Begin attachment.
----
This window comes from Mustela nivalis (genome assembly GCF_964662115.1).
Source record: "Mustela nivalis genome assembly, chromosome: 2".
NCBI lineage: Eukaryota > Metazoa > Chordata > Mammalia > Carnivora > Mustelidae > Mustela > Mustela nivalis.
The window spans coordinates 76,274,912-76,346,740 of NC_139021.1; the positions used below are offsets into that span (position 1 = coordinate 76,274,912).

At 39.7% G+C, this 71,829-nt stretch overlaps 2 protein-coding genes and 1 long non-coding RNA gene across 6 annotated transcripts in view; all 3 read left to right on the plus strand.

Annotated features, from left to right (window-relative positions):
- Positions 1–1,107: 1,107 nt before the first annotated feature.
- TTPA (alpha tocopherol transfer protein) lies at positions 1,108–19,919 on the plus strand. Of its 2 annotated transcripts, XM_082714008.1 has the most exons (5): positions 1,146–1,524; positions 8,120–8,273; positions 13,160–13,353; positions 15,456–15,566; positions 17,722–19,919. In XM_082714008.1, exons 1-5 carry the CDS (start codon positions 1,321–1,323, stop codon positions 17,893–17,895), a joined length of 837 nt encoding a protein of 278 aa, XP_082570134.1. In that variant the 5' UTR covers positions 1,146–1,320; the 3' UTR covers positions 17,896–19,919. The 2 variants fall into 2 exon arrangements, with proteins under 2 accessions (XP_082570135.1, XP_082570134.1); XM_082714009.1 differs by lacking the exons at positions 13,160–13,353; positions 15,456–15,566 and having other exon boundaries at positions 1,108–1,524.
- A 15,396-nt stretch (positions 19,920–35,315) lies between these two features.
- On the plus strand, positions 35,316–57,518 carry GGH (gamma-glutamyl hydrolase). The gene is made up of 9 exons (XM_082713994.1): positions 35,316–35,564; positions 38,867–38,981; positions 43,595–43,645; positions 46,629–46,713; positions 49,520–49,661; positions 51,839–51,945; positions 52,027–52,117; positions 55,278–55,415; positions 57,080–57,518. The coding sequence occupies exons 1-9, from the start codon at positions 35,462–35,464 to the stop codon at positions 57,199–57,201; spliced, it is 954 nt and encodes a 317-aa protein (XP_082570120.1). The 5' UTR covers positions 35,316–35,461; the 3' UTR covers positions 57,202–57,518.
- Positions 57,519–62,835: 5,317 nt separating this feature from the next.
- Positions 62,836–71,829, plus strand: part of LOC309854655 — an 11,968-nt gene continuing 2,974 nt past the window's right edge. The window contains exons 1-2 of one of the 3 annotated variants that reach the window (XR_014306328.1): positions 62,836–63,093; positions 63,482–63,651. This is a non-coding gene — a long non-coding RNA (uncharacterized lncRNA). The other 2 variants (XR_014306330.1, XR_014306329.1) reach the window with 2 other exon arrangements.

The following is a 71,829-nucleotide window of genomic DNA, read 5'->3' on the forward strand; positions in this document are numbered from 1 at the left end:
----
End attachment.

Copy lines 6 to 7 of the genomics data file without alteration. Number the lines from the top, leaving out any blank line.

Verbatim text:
Annotated features, from left to right (window-relative positions):
- Positions 1–1,107: 1,107 nt before the first annotated feature.